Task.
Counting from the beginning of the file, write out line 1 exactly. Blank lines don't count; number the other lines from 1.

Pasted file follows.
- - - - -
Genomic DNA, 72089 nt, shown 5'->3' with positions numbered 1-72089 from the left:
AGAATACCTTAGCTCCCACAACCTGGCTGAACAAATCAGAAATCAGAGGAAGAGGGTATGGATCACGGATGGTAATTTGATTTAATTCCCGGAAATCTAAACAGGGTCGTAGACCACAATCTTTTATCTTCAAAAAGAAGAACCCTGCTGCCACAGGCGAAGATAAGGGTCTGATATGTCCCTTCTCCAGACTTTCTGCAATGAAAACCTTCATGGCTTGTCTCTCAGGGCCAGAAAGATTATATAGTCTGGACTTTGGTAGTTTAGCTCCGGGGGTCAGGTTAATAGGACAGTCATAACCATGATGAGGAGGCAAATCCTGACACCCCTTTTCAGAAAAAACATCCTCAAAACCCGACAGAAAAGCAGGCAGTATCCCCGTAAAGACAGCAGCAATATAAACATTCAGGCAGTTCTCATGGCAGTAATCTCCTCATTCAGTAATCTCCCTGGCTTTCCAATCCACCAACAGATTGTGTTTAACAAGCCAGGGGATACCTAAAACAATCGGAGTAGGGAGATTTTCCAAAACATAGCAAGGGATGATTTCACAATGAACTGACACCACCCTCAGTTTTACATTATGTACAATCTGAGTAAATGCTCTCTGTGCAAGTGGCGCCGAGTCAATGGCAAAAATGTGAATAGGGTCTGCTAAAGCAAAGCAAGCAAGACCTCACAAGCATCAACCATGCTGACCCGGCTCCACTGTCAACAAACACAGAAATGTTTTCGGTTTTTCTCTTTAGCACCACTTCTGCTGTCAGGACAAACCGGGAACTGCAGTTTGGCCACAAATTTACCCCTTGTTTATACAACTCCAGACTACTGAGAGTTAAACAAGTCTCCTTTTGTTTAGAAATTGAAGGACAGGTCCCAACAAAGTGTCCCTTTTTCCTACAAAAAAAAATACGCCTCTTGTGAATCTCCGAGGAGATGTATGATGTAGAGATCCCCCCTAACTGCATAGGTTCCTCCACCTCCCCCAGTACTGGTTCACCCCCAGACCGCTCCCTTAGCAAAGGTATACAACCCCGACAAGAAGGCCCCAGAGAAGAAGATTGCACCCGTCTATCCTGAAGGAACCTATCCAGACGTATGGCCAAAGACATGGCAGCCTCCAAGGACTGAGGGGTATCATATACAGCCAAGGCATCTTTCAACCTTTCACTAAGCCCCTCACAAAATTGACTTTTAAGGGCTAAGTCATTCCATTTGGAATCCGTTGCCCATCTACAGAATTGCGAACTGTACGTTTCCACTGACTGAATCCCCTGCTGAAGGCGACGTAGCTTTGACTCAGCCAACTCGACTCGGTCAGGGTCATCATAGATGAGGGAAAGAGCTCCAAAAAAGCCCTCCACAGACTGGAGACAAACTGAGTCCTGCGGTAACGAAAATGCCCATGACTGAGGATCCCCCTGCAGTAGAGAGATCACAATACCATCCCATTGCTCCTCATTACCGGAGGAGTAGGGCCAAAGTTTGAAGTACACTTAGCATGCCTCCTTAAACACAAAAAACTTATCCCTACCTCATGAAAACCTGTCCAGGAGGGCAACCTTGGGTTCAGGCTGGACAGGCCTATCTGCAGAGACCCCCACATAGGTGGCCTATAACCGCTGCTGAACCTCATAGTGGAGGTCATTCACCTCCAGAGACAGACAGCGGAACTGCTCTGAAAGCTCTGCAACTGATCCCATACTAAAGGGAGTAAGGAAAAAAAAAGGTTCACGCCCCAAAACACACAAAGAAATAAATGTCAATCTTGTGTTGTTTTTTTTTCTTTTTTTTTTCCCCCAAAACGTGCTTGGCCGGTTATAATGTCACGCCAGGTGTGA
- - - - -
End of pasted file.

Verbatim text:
Genomic DNA, 72089 nt, shown 5'->3' with positions numbered 1-72089 from the left: